Blood clotting (coagulation) disturbs blood flow, and is essential to us, for example to ensure we stop bleeding after a cut. However, clotting in the wrong place can lead to deep vein thrombosis, pulmonary embolism, heart attacks and strokes, and blood-thinners or anticoagulants are used to prevent or treat these.
Heparin, an anticoagulant occurring naturally in mammals, is one of the main blood-thinning medicines. It was first isolated from dogs by Jay Maclean, an American medical student at Johns Hopkins University, in 1916. Early extracts were impure and unsuitable for human use, but in 1937 purified extracts were found to cause no ill effects in dogs, rabbits, guinea pigs, mice and, subsequently, human patients.
As well as being administered directly to patients, heparin is also used in medical devices such as test tubes, renal dialysis machines and blood transfusion bags. But it is expensive and, when used in man, must be injected or infused.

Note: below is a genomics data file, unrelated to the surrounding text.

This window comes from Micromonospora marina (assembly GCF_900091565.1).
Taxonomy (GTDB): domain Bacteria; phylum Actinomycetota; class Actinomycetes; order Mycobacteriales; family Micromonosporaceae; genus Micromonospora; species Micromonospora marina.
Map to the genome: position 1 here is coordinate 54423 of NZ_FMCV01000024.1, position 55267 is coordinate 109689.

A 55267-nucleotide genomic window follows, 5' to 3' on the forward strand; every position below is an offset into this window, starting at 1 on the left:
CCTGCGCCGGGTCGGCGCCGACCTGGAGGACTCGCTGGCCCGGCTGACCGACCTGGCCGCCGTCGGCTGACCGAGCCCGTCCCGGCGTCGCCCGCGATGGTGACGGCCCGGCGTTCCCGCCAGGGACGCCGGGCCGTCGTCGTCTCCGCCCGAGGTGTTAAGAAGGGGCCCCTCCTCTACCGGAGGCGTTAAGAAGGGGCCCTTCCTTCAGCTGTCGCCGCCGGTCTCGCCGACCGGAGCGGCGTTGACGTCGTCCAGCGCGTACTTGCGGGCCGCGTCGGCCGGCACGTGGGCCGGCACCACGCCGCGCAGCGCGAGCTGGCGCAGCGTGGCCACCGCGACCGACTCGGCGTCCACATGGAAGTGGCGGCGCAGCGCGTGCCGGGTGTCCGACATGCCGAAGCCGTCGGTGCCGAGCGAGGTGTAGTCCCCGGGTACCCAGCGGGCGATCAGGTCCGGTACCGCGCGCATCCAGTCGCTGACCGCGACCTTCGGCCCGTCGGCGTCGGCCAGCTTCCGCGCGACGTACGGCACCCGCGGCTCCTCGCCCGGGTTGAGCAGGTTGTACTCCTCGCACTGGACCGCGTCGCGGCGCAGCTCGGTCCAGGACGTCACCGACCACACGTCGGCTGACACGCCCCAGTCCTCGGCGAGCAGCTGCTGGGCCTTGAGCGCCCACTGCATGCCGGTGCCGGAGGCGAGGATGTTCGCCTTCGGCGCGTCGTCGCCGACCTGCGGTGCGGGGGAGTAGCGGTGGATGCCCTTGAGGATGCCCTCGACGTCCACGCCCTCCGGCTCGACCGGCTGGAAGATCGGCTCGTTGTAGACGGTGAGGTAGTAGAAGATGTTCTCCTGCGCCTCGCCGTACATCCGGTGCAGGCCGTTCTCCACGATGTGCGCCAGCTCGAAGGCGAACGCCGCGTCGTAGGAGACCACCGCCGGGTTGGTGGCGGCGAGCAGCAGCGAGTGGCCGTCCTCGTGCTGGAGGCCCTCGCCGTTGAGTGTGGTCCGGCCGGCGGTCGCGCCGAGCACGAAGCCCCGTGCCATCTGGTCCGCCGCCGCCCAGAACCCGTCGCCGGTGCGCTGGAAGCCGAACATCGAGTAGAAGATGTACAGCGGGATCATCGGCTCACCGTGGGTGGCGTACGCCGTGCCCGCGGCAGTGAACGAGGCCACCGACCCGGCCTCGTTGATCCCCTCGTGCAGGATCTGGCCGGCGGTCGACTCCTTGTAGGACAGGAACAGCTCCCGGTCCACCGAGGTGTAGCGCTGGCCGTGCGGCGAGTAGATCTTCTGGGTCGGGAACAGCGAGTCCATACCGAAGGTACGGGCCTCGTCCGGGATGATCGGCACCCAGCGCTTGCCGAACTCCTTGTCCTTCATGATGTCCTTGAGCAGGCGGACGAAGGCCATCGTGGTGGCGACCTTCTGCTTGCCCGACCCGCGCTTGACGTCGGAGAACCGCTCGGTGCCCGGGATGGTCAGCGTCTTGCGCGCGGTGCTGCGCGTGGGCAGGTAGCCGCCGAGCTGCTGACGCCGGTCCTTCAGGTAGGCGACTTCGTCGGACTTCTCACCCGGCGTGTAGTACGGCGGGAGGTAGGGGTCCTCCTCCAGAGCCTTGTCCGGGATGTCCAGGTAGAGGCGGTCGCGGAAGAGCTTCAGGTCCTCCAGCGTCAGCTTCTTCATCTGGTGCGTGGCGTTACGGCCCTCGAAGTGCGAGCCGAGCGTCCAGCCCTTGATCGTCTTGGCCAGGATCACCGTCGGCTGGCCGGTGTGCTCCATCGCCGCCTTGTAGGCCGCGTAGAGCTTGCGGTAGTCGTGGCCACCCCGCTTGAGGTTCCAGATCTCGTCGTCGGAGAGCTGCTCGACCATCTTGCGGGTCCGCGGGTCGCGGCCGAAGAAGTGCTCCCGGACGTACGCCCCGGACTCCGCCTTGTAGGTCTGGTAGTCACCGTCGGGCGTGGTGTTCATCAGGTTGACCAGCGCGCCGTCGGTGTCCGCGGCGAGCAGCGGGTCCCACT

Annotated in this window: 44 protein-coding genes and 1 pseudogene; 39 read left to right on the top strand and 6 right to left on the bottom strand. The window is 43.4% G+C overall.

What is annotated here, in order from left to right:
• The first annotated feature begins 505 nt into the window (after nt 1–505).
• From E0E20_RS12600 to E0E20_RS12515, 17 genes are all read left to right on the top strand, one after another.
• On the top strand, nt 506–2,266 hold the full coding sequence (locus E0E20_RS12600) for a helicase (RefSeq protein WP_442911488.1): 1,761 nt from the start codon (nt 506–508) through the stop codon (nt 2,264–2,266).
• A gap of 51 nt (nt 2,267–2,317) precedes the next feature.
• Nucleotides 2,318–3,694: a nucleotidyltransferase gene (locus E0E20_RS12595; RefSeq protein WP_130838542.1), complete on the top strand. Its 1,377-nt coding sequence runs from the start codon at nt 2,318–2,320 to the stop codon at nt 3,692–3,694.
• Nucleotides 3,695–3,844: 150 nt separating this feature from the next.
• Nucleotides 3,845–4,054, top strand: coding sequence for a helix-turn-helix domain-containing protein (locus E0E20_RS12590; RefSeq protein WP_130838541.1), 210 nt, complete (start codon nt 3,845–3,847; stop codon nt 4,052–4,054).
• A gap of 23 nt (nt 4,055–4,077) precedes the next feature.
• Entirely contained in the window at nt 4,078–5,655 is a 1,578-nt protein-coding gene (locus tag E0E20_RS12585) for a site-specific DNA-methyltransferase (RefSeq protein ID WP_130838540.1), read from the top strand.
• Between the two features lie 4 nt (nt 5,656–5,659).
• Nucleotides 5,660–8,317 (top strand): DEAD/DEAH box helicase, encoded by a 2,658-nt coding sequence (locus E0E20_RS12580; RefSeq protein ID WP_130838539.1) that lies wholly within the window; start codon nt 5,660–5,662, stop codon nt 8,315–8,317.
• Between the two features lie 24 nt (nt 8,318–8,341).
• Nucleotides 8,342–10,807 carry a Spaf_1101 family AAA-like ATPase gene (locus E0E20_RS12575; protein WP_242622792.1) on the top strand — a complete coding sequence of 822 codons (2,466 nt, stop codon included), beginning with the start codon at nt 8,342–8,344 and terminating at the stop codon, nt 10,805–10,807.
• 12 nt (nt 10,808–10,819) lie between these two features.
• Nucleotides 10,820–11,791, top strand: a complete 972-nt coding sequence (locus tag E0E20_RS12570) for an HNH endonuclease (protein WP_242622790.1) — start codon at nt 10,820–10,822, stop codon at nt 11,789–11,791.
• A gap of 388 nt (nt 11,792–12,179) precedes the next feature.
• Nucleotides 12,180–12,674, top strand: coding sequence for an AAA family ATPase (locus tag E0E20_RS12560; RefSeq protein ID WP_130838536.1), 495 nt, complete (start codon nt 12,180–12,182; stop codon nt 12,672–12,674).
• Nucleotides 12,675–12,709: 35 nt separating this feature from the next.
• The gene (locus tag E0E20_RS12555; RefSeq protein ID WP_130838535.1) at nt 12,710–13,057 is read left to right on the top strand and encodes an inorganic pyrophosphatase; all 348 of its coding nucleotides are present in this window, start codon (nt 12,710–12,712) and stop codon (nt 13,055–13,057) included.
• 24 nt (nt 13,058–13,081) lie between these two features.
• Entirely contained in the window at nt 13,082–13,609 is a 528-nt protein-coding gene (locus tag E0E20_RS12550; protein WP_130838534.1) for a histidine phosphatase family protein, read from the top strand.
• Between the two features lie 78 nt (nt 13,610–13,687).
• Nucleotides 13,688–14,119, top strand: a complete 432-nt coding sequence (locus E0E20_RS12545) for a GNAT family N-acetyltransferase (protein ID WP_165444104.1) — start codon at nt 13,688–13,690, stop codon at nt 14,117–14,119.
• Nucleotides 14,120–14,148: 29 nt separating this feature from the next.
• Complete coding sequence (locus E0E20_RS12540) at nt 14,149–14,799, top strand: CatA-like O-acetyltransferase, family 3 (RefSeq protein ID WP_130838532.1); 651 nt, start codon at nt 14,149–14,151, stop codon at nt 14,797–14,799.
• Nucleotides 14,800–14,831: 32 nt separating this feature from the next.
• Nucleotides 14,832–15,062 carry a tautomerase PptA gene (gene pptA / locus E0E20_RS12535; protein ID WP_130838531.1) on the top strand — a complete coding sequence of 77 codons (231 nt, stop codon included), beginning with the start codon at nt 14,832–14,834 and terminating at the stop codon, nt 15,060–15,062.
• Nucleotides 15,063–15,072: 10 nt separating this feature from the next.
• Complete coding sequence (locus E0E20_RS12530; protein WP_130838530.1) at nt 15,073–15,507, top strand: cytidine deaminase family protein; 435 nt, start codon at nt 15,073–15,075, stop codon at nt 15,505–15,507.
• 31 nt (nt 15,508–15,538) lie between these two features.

While doctors were learning to make the best use of heparin, researchers at the University of Wisconsin discovered another potent anticoagulant, dicoumarin, in rotted sweet clover, which had been killing cattle. The Wisconsin labs synthesised more than 100 related substances, and one proved to be a deadly rat poison which works by making the animal bleed to death. They called it warfarin (from the initials of the Wisconsin Alumni Research Foundation, plus the -arin ending of the coumarin family).
In small doses, however, warfarin is an effective anticoagulant and is now the most commonly used. It can be used in smaller doses than dicoumarin and, unlike heparin, can be given by mouth.